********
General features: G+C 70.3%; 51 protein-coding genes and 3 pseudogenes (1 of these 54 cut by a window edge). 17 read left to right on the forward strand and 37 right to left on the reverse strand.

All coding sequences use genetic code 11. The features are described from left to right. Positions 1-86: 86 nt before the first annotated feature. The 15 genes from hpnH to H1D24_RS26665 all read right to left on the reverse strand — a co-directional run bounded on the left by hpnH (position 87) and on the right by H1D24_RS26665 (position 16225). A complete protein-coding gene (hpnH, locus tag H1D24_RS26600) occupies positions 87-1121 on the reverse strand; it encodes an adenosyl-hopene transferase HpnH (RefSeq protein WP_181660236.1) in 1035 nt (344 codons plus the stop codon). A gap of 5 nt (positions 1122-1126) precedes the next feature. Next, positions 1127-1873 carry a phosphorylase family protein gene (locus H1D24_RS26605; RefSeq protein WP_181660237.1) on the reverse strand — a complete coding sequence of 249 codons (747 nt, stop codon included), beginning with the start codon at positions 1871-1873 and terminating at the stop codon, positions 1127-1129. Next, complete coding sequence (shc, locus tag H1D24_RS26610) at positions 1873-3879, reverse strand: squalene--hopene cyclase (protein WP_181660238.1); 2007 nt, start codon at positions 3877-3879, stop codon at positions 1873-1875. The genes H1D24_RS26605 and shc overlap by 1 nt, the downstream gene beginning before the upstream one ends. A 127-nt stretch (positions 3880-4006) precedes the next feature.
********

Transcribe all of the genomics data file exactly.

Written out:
General features: G+C 70.3%; 51 protein-coding genes and 3 pseudogenes (1 of these 54 cut by a window edge). 17 read left to right on the forward strand and 37 right to left on the reverse strand.

All coding sequences use genetic code 11. The features are described from left to right. Positions 1-86: 86 nt before the first annotated feature. The 15 genes from hpnH to H1D24_RS26665 all read right to left on the reverse strand — a co-directional run bounded on the left by hpnH (position 87) and on the right by H1D24_RS26665 (position 16225). A complete protein-coding gene (hpnH, locus tag H1D24_RS26600) occupies positions 87-1121 on the reverse strand; it encodes an adenosyl-hopene transferase HpnH (RefSeq protein WP_181660236.1) in 1035 nt (344 codons plus the stop codon). A gap of 5 nt (positions 1122-1126) precedes the next feature. Next, positions 1127-1873 carry a phosphorylase family protein gene (locus H1D24_RS26605; RefSeq protein WP_181660237.1) on the reverse strand — a complete coding sequence of 249 codons (747 nt, stop codon included), beginning with the start codon at positions 1871-1873 and terminating at the stop codon, positions 1127-1129. Next, complete coding sequence (shc, locus tag H1D24_RS26610) at positions 1873-3879, reverse strand: squalene--hopene cyclase (protein WP_181660238.1); 2007 nt, start codon at positions 3877-3879, stop codon at positions 1873-1875. The genes H1D24_RS26605 and shc overlap by 1 nt, the downstream gene beginning before the upstream one ends. A 127-nt stretch (positions 3880-4006) precedes the next feature.